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table, prints and pictures on his walls. He was no connoisseur in the latter, and if he had been, could not have afforded the gratification of the taste, but he made poor and cheap pictures do the work of good ones by filling up the gap between with his sport and imagination.

There is a highly characteristic anecdote of the man, illustrating his habitual regard to human happiness, and his frequent solicitude for the natural welfare of children. The story is thus told by his daughter, Lady Holland: "One of his little children, then in delicate health, had for some time been in the habit of waking suddenly every evening; sobbing, anticipating the death of parents, and all the sorrows of life, almost before life had begun. He could not bear this unnatural union of childhood and sorrow, and for a long period, I have heard my mother say, each evening found him, at the waking of his child, with a toy, a picture-book, a bunch of grapes, or a joyous tale, mixed with a little strengthening advice and the tenderest caresses, till the habit was broken, and the child woke to joy and not to sorrow."

The intellectual habits of Sydney Smith were those of a quick, keen, sensitive nature, prompt to receive impressions, apt to decide upon them, cautious of its convictions, never driven at random. Impatient of restraint, ardent and vivacious, he was remarkable for his self-knowledge, and the discriminating use of his powers. He did not over-estimate them or under-estimate them; he knew precisely what he could do; the weight of the projectile, the momentum, the effect.

His habits of reading were somewhat peculiar. He read many books, and was content, on principle, to secure the best use of his faculties, to remain ignorant of many others. He was constantly looking into his stock of knowledge and strengthening his defences on the weak points. In this way he laid up a large store of practical, working information. His directness and vivacity of mind led him at once to the essential points of a subject. He plucked out the heart of a series of volumes, in a morning. The happy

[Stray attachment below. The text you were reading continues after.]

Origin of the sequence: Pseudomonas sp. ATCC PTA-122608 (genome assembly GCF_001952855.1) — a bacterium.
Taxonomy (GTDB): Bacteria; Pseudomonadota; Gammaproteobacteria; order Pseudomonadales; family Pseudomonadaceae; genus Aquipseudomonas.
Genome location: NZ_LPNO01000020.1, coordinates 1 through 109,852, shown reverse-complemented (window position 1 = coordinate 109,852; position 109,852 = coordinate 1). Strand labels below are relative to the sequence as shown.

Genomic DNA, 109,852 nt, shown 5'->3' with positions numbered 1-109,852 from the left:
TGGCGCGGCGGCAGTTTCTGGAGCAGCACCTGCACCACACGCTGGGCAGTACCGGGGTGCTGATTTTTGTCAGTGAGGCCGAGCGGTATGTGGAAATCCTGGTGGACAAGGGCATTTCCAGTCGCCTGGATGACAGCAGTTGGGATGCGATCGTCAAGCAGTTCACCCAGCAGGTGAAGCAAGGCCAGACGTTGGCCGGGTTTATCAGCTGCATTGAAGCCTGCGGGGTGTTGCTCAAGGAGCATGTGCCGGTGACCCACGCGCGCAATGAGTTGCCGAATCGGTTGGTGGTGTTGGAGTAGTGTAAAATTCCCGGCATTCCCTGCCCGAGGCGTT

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result may be seen in his reviews, in the Edinburgh, of books of travels-his favourite reading.

He wrote rapidly, making few corrections, a proof of his exact discipline of mind, for his writings have that conciseness which may be supposed to have required frequent revision. His handwriting, a sign of his impatience, was villainously bad. He described it, in a letter to a gentleman who wished to borrow one of his sermons: 66 I would send it to you with pleasure, but my writing is as if a swarm of ants, escaping from an ink-bottle, had walked over a sheet of paper without wiping their legs." It is amusing to notice his lectures to Jeffrey, on his cacography, which may be attributed to a similar restlessness of mind.

The clearness and purity of his style are noticeable. It is direct, forcible, manly English; brief without obscurity; rich without any extravagance of ornament; the unaffected language of a gentleman and a scholar. It has a constant tendency to the aphorism-the ripe fruit hanging on the tree of knowledge-noticeable in the writings of the higher order of men of genius; the great dramatists, the poets generally, Bacon, Burke, Franklin, Landor, and indeed most of the classic authors who pass current in the world in quotation. Wit, indeed, of all the faculties, is the most rapid and powerful condenser; it puts volumes into apophthegms; has a patent for proverbs; contracts an essay to an aphorism; bottles an argument in a jest.